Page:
• Electrocardiogram (ECG) to check your heart rhythm

What happens during procedural sedation?

Ask your healthcare provider about what to expect when you are sedated. Only those who are specially trained in sedation will do it. You might have the procedure in a hospital, an outpatient surgery facility, an emergency room, a healthcare provider's office, or even a dental office.

In general, you can expect the following:

  • You will be given medicine through an IV line (often through a vein in your arm). Or you may get a shot. The medicine may also be given by mouth with a sip of water.

  • If you receive medicine through an IV, you may feel the effects very quickly.

  • You should start to feel relaxed and drowsy.

  • Your breathing and blood pressure may drop a little. But you shouldn’t need help with your breathing. You might receive a little extra oxygen through a mask.

  • Throughout the procedure, your heart rate, breathing, blood pressure, and oxygen saturation level will be closely watched.

  • You will likely stay awake the entire time. If you do fall asleep, you should be easy to wake, if needed. You should feel little or no pain.

  • When your procedure is over, the medicine will be stopped. You should return to normal consciousness fairly quickly. If it takes longer than expected to wake after the procedure, special IV medicines may be given. This is to reverse the effects of the sedation medicines.

What happens after procedural sedation?

You may have a dim memory of the procedure. Or you may not remember it at all. Depending on the medicines used for sedation, you will likely be drowsy for a while afterward. You will be closely watched as you become fully awake and alert.

You should be able to go home within 1 or 2 hours after your procedure. Plan to have a responsible adult drive you home and stay with you for at least a few hours. Depending on the reason for your sedation, you may get more directions. For example, you may need to keep the area of a surgical incision elevated.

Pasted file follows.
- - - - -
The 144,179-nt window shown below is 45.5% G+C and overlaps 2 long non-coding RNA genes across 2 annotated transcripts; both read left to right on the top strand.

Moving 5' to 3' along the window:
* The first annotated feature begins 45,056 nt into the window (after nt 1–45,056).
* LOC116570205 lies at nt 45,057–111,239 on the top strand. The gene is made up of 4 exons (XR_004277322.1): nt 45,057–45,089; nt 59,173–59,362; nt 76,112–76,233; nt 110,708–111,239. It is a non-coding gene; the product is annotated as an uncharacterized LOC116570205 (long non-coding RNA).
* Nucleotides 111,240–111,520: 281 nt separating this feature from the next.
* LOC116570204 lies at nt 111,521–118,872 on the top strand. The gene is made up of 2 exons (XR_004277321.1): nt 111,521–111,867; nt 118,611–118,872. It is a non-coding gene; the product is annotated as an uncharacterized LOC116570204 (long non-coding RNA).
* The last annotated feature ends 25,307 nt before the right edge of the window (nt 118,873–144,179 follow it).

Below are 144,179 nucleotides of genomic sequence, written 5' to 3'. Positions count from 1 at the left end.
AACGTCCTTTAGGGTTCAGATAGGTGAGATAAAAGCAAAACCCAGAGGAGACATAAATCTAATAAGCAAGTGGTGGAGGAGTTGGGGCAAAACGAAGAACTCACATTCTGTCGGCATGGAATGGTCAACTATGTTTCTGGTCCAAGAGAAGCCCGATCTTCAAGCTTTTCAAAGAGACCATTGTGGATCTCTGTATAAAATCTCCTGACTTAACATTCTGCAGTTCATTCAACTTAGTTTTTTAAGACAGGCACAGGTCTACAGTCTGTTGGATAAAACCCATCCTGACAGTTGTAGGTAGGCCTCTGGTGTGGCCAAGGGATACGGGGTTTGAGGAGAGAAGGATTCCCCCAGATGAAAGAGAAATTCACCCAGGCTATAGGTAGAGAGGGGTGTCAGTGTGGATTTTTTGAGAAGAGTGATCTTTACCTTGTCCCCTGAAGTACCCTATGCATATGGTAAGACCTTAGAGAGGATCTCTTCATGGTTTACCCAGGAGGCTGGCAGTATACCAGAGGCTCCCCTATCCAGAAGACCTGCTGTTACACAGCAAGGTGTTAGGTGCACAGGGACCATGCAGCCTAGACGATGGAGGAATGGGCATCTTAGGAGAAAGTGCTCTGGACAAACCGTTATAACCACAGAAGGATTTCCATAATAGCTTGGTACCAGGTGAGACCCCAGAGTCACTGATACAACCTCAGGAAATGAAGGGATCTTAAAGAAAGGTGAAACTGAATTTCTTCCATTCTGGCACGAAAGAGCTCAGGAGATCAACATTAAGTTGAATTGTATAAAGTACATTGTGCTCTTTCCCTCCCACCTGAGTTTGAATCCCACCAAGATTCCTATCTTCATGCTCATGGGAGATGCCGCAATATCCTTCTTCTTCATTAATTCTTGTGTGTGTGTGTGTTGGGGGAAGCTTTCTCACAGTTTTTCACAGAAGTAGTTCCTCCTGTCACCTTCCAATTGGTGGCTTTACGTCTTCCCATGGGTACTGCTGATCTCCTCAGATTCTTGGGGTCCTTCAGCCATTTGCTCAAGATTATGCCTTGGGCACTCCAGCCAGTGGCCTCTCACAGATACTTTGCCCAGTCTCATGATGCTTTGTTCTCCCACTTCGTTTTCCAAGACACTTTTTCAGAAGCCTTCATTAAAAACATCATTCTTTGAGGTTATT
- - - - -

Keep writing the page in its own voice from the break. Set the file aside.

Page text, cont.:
Side effects like headache and nausea often go away quickly. But tell your healthcare provider if they persist. Depending on the type of procedure you had, you may need to take pain medicine.

You can usually go back to a normal diet and most of your regular activities soon after the procedure (depending on the procedure being done). But don’t drive, operate dangerous machinery, or make any important decisions for at least 24 hours. Be sure to follow all after-care instructions. Also take any medicine as directed. Depending on your procedure, you may need more treatments or follow-up procedures.

Next steps

Before you agree to the test or the procedure, make sure you know:

  • The name of the test or procedure

  • The reason you are having the test or procedure

  • What results to expect and what they mean

  • The risks and benefits of the test or procedure

  • What the possible side effects or complications are

  • When and where you are to have the test or procedure

  • Who will do the test or procedure and what that person’s qualifications are

  • What would happen if you did not have the test or procedure

  • Any alternative tests or procedures to think about

  • When and how you will get the results

  • Who to call after the test or procedure if you have questions or problems

  • How much you will have to pay for the test or procedure

Online Medical Reviewer: Mahammad Juber MD
Online Medical Reviewer: Marianne Fraser MSN RN
Online Medical Reviewer: Susan K. Dempsey-Walls RN
Date Last Reviewed: 2/1/2024